This is a book about Greek mythology I found in the Brooklyn College library on the “for sale” shelf. (For the record, although it is a CliffNotes book, I did not read it to find the following information. This is prior knowledge, because I happen to like Greek mythology.)
Aphrodite is the goddess of love and beauty in Greek mythology. The man on the cover is most likely Zeus, king of the gods and father to quite a few of them, usually depicted bearded and scowling as pictured. He’s related to Aphrodite in a complicated way…
The Greeks believed that way back in the very beginning of everything, there was Chaos. Then there was Gaea, their (vaguely psychopathic) version of Mother Earth, and then Ouranos (or Uranus, as the Romans spelled it) as the Sky. Gaea and Ouranos had children called the Titans, including Kronos (sometimes spelled Cronus; the Romans called him Saturn). Kronos decided, with the urging of Gaea and the help of his brother Titans, to kill Ouranos and take over. Kronos cut Ouranos into pieces with his scythe, and one of the pieces fell into the sea and the foam formed Aphrodite. It’s a weird origin story. So where does Zeus come in?
Kronos married his sister Rhea (gross, but there wasn’t anyone else around yet). But Kronos had heard a prophecy (from another of his sisters, the Titan of prophecy) that his child would overthrow him and cut him up, just like he’d done to Ouranos. So when Rhea gave birth to a daughter (Hestia, later to be known as goddess of the hearth and home), he saw how threatening these kids would be. They weren’t Titans; they were gods: way more powerful. He got worried about the prophecy, and ate Hestia whole. He continued eating his children as Rhea handed them to him, one at a time: Demeter (goddess of agriculture), Hera (goddess of marriage), Hades (god of death), and Poseidon (god of the sea). Francisco Goya painted Saturn eating his children, as mentioned in Art1010.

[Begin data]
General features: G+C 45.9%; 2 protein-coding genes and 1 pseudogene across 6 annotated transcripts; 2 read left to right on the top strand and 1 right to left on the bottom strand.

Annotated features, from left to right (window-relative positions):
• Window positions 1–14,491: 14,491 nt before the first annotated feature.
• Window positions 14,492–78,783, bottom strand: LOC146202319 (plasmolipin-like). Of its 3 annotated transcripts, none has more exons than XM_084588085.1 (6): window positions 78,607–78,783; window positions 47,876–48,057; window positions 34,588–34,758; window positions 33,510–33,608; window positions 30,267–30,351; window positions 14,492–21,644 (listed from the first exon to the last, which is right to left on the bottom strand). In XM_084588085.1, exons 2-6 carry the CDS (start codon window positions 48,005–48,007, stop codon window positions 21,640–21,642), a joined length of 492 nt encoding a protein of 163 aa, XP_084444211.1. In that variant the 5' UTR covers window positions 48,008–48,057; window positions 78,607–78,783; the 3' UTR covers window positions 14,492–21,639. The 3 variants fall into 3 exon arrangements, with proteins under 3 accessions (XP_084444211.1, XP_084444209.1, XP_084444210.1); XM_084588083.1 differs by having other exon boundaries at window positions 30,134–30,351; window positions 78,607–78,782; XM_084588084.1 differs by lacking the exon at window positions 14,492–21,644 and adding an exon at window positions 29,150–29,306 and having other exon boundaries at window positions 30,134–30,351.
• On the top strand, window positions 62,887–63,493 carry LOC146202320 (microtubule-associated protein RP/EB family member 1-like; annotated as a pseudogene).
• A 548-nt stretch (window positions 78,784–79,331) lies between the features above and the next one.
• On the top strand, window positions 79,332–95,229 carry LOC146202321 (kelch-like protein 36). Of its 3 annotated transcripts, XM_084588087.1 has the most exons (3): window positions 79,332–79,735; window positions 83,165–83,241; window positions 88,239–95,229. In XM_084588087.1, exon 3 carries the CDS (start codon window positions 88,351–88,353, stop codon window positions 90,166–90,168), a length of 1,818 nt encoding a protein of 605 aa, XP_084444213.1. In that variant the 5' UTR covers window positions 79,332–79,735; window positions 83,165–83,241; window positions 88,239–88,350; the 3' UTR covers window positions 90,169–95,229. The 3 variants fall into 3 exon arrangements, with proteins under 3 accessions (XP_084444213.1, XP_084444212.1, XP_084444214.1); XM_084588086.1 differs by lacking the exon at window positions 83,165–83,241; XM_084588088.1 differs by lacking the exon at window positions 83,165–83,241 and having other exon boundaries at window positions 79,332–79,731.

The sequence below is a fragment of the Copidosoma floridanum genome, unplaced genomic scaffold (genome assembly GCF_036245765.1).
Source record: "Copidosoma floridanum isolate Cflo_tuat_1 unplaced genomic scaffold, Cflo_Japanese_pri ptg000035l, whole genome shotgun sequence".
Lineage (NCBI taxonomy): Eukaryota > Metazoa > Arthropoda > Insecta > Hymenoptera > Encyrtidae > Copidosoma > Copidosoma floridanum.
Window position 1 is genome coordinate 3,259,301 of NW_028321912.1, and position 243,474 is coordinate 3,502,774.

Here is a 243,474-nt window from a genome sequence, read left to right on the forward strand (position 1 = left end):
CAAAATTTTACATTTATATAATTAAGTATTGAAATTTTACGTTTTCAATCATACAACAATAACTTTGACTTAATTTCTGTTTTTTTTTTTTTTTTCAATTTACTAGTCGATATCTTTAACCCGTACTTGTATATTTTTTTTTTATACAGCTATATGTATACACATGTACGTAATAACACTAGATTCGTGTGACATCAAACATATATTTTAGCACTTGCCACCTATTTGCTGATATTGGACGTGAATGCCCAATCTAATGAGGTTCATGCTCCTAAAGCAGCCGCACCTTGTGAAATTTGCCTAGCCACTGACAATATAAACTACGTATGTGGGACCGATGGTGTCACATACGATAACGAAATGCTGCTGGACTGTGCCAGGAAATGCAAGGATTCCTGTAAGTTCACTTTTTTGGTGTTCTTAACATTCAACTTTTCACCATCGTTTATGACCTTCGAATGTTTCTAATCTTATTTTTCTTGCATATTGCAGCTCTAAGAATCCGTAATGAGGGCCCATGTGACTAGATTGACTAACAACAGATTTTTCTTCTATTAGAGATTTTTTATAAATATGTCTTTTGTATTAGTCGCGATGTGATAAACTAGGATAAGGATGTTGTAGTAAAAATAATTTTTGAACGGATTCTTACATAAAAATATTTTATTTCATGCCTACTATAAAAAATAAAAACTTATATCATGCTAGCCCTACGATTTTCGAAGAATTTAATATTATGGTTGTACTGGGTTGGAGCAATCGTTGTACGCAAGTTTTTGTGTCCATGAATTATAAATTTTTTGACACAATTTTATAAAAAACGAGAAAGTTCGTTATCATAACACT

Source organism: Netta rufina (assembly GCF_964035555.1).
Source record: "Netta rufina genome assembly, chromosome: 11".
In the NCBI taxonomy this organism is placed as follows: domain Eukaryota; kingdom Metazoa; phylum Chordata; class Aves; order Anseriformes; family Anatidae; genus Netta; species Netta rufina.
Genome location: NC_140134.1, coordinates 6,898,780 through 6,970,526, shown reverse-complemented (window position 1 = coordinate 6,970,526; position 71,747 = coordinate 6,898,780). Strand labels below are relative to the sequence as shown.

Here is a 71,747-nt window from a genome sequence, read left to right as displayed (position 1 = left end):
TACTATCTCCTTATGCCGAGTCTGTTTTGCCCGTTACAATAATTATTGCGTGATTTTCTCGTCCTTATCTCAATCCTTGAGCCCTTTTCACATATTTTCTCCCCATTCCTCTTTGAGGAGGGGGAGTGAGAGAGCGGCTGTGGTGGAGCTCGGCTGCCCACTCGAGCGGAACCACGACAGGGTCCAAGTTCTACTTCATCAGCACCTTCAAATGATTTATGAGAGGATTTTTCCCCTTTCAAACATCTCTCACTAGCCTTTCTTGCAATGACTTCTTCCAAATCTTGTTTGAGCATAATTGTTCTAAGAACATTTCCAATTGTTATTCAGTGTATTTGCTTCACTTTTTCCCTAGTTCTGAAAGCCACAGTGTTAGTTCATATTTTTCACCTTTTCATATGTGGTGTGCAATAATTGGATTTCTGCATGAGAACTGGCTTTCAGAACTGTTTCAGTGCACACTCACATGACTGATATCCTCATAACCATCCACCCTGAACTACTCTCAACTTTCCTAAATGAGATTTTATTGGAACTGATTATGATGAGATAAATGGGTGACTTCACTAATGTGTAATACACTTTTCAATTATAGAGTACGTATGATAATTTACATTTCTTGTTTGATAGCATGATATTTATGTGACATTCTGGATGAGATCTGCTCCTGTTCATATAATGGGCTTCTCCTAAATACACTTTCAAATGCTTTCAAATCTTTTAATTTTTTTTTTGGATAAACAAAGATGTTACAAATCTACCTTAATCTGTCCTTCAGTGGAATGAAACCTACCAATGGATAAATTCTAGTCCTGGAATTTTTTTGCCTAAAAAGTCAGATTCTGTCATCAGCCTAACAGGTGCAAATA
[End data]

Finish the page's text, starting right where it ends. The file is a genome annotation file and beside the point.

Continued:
Finally Rhea had had enough of her husband eating their children, so she gave birth to the sixth child, Zeus, on an island away from Kronos and secretly swapped the baby with a rock. She left Zeus to be raised by nymphs and a magical goat. (Also a weird origin story. I’m not making this up.) Kronos was evidently not the brightest, as he ate the rock and believed it to be Zeus. Zeus grew up and came back to rescue his siblings, gaining Kronos’ trust and then feeding him mustard wine to make him regurgitate the swallowed gods and goddesses, who then went on to overthrow the Titans and become the Olympians. Zeus cut up Kronos with his own scythe, just as prophesied, and threw him into Tartarus (AKA a big scary pit in the Underworld).
Essentially, therefore, Aphrodite is the eldest of the gods, and Zeus’ aunt. She doesn’t really have parents, so it’s hard to make claims like that, but Ouranos gave her life and he is Zeus’ grandfather. So “aunt” it is. Imagine the family reunions!
We’ve been learning about different viewpoints about Aphrodite, including the story of her affair with Aeneas. This was brought about because Zeus was annoyed that Aphrodite kept making him love mortals, so he made her love a mortal to give her a taste of her own medicine. Aphrodite and Zeus have always had a complicated relationship, both in the sense of family trees and of interactions.
Chaya Ovits, team Venus
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